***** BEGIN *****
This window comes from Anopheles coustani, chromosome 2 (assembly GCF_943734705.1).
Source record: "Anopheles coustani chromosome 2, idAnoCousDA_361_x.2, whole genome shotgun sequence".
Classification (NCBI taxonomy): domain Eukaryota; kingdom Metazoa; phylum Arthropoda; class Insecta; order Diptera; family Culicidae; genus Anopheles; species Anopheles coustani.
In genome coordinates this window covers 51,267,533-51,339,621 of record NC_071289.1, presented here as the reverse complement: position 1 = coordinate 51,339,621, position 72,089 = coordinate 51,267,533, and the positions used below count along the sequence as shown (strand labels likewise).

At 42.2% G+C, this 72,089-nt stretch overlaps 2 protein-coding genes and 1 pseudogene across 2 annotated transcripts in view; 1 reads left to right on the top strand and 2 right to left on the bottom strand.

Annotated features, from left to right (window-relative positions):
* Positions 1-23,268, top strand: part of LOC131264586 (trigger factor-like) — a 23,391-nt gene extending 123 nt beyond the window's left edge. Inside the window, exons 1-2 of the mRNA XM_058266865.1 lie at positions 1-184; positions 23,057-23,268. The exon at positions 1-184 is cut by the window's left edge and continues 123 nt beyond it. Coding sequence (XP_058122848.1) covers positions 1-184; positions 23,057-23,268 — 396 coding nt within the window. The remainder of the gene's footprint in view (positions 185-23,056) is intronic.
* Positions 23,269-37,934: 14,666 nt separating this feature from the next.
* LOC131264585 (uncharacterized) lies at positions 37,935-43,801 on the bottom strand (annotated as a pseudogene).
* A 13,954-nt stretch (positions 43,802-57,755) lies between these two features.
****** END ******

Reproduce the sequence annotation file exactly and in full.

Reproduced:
This window comes from Anopheles coustani, chromosome 2 (assembly GCF_943734705.1).
Source record: "Anopheles coustani chromosome 2, idAnoCousDA_361_x.2, whole genome shotgun sequence".
Classification (NCBI taxonomy): domain Eukaryota; kingdom Metazoa; phylum Arthropoda; class Insecta; order Diptera; family Culicidae; genus Anopheles; species Anopheles coustani.
In genome coordinates this window covers 51,267,533-51,339,621 of record NC_071289.1, presented here as the reverse complement: position 1 = coordinate 51,339,621, position 72,089 = coordinate 51,267,533, and the positions used below count along the sequence as shown (strand labels likewise).

At 42.2% G+C, this 72,089-nt stretch overlaps 2 protein-coding genes and 1 pseudogene across 2 annotated transcripts in view; 1 reads left to right on the top strand and 2 right to left on the bottom strand.

Annotated features, from left to right (window-relative positions):
* Positions 1-23,268, top strand: part of LOC131264586 (trigger factor-like) — a 23,391-nt gene extending 123 nt beyond the window's left edge. Inside the window, exons 1-2 of the mRNA XM_058266865.1 lie at positions 1-184; positions 23,057-23,268. The exon at positions 1-184 is cut by the window's left edge and continues 123 nt beyond it. Coding sequence (XP_058122848.1) covers positions 1-184; positions 23,057-23,268 — 396 coding nt within the window. The remainder of the gene's footprint in view (positions 185-23,056) is intronic.
* Positions 23,269-37,934: 14,666 nt separating this feature from the next.
* LOC131264585 (uncharacterized) lies at positions 37,935-43,801 on the bottom strand (annotated as a pseudogene).
* A 13,954-nt stretch (positions 43,802-57,755) lies between these two features.